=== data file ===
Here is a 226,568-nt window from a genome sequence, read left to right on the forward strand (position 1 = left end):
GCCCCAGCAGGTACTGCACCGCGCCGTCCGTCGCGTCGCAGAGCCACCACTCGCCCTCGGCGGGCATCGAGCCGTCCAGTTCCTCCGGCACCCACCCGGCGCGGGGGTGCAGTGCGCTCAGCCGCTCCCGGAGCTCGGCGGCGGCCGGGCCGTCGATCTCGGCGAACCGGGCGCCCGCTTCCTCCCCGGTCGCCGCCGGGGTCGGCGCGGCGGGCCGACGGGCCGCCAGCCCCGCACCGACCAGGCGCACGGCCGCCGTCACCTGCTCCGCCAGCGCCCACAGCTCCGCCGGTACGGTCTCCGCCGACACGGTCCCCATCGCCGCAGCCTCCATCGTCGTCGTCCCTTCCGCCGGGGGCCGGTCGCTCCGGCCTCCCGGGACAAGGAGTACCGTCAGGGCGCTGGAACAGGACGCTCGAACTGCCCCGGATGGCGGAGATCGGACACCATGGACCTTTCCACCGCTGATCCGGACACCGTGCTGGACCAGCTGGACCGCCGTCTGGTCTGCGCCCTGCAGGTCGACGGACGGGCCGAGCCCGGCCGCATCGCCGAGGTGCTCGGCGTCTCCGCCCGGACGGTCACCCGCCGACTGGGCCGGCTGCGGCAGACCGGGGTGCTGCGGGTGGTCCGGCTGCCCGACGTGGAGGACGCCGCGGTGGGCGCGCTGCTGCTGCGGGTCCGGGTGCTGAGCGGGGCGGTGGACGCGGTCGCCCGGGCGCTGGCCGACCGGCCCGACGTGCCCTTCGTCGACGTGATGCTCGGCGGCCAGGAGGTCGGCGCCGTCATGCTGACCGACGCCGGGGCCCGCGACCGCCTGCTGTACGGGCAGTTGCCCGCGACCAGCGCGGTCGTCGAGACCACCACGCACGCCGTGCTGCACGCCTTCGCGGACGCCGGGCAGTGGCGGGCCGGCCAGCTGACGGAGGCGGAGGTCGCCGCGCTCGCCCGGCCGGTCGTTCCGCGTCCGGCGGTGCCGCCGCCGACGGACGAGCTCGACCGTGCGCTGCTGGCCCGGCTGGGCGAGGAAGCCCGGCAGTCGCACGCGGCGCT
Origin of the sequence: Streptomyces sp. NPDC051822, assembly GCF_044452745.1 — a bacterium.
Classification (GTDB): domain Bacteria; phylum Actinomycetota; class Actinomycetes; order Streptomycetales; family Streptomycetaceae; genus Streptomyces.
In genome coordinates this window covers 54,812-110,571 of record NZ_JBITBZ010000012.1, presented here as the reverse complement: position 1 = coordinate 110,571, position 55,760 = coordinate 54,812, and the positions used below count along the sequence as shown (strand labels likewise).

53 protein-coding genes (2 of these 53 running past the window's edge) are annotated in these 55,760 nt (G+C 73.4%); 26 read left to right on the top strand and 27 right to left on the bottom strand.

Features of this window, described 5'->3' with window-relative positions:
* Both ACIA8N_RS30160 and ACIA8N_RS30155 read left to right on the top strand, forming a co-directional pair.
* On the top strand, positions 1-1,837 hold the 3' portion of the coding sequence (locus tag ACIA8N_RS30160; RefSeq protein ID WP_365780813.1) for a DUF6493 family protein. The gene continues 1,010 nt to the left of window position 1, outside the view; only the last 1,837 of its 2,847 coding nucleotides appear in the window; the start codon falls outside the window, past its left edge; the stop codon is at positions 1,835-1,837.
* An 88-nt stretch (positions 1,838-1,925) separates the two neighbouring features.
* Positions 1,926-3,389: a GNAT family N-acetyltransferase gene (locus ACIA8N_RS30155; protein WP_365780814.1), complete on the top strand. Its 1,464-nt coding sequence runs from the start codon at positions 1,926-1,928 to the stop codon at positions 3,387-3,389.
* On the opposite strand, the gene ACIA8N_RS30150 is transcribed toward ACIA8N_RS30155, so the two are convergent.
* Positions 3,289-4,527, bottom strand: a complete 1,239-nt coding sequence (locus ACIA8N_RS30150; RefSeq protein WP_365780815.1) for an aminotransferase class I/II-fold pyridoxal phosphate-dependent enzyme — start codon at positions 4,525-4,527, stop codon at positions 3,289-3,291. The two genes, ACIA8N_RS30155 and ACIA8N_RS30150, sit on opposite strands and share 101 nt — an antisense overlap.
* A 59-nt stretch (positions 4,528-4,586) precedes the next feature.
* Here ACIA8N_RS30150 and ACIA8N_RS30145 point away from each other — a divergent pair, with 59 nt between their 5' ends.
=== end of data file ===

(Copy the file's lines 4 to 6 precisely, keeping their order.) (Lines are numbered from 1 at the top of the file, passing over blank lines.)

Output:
Classification (GTDB): domain Bacteria; phylum Actinomycetota; class Actinomycetes; order Streptomycetales; family Streptomycetaceae; genus Streptomyces.
In genome coordinates this window covers 54,812-110,571 of record NZ_JBITBZ010000012.1, presented here as the reverse complement: position 1 = coordinate 110,571, position 55,760 = coordinate 54,812, and the positions used below count along the sequence as shown (strand labels likewise).

53 protein-coding genes (2 of these 53 running past the window's edge) are annotated in these 55,760 nt (G+C 73.4%); 26 read left to right on the top strand and 27 right to left on the bottom strand.